In a striking reversal of the suburban sprawl that has marked the last 60 years, job growth in America's cities is outpacing that in the suburbs as more and more people choose to live, and work, in urban areas. This trend, as noted in a report released by think tank City Observatory last week, has some pundits heralding an urban renaissance, where all city dwellers thrive as innovation blooms and downtown economies flourish. As we've seen in booming cities like San Francisco, however, where job growth and skyrocketing inequality have gone hand in hand, the equation is rarely that simple. This trend has immense potential for revitalizing cities after a slow economic recovery, but only if city leaders take decisive steps to ensure that everyone can participate in and prosper from these new job opportunities.
As recently as 2007, employment outside city centers was rising faster than inside, a longstanding trend that began with the exodus of many city populations to the suburbs in the mid-twentieth century. Over the past few years however, urban populations have grown faster than outlying areas, and employers have followed. Though construction and manufacturing jobs were hardest hit in the recession, these new jobs are more likely to be in business services or tech -- a trend that can overwhelmingly favor young, highly skilled workers and push out low- and middle-class populations that have been long-time residents.
The rise of the tech sector in the Bay Area provides a perfect example of this demographic shift in play. San Francisco now has the highest concentration of high net worth residents (those making over $30 million) of any city in the country, but also the fastest-growing income inequality, according to the Brookings Institute. According to the SF Human Services Agency, the middle-class population has shrunk from 45 percent to 34 percent from 1990 to 2012 and the proportion of residents living in poverty grew 30 percent between 2007 and 2012. Rising real estate prices are rapidly displacing low-income communities of color to the geographic fringes, where they are often stranded from job opportunities, transportation, health care, and other vital community assets. While this trend has obvious and devastating effects for these communities, this kind of inequitable growth ultimately threatens the entire region's economic future.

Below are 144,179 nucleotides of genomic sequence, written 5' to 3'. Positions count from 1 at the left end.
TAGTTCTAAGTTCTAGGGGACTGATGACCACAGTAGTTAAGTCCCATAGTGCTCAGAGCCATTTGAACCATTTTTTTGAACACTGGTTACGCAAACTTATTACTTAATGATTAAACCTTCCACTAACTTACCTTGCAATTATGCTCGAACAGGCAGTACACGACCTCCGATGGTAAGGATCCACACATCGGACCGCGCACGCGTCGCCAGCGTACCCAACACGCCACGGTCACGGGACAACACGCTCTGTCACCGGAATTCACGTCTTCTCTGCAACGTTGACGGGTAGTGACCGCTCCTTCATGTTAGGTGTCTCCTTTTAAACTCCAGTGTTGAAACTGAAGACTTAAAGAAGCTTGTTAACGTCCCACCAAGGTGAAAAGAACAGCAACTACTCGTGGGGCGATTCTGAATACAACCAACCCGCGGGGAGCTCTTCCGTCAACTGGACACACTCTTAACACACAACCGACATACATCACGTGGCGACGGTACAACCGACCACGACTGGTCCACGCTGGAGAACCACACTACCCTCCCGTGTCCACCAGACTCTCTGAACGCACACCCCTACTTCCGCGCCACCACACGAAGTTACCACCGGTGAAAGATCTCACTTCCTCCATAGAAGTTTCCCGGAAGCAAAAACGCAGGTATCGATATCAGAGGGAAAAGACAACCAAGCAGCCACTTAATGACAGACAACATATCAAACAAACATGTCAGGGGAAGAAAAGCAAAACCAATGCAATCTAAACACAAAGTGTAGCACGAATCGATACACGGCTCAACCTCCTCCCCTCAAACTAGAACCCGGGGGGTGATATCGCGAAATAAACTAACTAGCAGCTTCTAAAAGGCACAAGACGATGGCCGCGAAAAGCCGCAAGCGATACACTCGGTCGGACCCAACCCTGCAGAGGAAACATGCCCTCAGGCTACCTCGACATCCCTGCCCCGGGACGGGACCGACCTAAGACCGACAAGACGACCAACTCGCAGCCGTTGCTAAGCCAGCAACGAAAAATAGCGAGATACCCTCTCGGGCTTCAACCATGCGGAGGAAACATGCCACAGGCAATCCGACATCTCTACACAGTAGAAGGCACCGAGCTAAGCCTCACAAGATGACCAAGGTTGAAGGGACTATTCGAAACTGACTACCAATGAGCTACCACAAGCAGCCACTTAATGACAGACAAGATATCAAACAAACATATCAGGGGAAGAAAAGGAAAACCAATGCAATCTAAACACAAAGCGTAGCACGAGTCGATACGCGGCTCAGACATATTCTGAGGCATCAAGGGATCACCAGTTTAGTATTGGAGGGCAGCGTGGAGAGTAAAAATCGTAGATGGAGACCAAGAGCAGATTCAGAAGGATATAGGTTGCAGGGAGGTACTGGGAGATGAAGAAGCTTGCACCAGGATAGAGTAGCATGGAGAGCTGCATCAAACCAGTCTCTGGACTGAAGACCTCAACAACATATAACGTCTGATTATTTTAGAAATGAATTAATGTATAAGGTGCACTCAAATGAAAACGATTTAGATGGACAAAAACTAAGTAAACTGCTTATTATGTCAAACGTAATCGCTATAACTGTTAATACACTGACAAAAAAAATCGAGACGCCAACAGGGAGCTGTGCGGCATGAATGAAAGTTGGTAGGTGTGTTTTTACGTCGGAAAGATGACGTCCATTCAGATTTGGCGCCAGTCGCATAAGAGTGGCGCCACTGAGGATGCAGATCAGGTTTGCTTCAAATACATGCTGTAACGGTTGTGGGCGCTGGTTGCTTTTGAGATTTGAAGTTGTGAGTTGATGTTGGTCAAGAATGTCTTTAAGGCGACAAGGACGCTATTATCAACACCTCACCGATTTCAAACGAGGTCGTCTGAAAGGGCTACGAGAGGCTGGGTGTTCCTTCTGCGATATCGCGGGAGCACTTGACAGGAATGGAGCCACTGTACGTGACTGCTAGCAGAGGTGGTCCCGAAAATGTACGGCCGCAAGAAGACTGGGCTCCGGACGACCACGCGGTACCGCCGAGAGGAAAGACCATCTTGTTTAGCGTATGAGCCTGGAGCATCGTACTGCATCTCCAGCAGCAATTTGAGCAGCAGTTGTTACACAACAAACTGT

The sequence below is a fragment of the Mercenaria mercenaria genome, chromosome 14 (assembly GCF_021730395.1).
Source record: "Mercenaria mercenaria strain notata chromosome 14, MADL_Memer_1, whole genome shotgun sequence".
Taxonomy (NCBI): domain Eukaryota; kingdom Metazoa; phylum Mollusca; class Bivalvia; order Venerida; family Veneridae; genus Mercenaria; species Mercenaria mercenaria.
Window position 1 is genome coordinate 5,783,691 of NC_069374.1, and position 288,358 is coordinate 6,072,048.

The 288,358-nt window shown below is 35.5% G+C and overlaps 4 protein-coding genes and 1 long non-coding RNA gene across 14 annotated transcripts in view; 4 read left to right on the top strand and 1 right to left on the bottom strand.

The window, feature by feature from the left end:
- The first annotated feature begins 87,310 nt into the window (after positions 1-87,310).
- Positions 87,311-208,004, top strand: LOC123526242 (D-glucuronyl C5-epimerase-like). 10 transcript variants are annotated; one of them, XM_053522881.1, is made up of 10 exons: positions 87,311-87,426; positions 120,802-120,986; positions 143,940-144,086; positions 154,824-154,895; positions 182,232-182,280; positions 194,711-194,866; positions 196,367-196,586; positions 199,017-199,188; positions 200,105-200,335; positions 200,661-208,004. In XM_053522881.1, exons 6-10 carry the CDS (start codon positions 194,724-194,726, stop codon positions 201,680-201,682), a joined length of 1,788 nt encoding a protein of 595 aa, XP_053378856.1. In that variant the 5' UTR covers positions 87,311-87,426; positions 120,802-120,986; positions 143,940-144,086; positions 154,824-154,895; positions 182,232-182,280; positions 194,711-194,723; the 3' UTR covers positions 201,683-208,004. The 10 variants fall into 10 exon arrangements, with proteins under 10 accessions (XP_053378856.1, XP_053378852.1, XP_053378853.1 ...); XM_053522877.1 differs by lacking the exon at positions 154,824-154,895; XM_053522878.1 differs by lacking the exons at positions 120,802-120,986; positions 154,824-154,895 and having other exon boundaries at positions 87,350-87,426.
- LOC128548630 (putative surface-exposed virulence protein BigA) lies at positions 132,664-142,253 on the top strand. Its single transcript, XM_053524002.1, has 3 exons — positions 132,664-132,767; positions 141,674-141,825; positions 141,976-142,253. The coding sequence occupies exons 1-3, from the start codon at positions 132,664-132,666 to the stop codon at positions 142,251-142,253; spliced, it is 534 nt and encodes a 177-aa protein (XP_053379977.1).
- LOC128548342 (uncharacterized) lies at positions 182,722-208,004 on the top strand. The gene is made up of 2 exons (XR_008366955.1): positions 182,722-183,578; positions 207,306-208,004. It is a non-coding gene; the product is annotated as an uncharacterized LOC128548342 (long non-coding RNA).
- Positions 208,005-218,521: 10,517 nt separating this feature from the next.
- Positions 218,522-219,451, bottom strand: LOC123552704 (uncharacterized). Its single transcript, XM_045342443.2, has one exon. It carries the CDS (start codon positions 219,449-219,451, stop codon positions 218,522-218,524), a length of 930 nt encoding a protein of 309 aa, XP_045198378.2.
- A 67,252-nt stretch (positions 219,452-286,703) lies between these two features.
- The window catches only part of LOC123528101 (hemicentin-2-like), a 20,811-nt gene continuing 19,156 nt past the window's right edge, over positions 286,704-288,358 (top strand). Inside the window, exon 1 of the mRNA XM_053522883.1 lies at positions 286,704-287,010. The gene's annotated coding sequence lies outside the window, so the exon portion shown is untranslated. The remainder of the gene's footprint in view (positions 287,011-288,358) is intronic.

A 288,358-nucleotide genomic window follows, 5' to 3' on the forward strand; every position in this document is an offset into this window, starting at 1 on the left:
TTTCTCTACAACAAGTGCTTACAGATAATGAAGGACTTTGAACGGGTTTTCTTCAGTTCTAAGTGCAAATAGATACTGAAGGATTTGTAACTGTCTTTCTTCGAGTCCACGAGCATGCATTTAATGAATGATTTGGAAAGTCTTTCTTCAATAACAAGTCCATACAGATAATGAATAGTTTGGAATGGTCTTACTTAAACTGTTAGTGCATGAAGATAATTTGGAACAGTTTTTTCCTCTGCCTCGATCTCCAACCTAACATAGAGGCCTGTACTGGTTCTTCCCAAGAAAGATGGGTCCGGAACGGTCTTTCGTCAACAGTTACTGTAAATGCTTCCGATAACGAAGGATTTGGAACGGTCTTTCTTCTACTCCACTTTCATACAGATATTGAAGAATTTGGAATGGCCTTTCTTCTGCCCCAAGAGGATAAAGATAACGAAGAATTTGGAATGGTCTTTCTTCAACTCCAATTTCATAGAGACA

Growth doesn't have to look this way. Studies show that regions with lower inequality and less segregation by race and income have more upward mobility and experience longer periods of economic prosperity. Inclusive growth and smart growth should be synonymous, and in cities all over the country, local leaders are putting equitable strategies to work, with great success.
A focus on fair and affordable housing is obviously a crucial part of building inclusive cities, but let's focus in on the jobs piece of this equation. If new jobs are increasingly being located within urban centers, then we need local policies that connect vulnerable workers to quality jobs and career pathways. The New Orleans Economic Prosperity Strategy, for example, is attempting to connect the 52 percent of its African American men who are jobless to jobs coming online at the city's airports, universities, and health care systems. The Oakland army base redevelopment will create some three thousand jobs, at least a quarter of which are targeted to groups with barriers to employment, such as ex-offenders. In Baltimore, where the biotech and medical industry accounts for a third of new jobs, the BioTechnical Institute of Maryland set up a program to prepare low-income, mostly African American high school graduates for careers in biotech, with more than 75 percent of its graduates moving on to jobs in laboratory settings.
Taking steps to ensure that working Americans receive fair and decent pay is also key. Raising the floor on low-wage work and mandating basic quality measures (paid sick days, benefits, e.g.) helps those in the service, manufacturing, and other low-wage sectors provide for their families and stay in their homes. In Los Angeles, where 40 percent of those working in the hotel industry still live in poverty, city officials passed an ordinance in September to raise their wages to $15.37 an hour - a policy that will change the lives of nearly 13,000 workers, most of whom are women and people of color. This week Washington, D.C.'s Wage Theft Prevention Act and amendments to New York's existing policies will go into effect, cracking down on employers who fail to properly disclose or pay wages to their workers.
These initiatives are laudable steps in the right direction, but they are the exceptions and not the rule in urban growth. More than 80 percent of the U.S. population lives in metropolitan areas and that number is only expected to grow in the coming years. If we don't act now to build inclusive growth at scale in urban economies, we're heading towards an urban downfall, not an urban renaissance.
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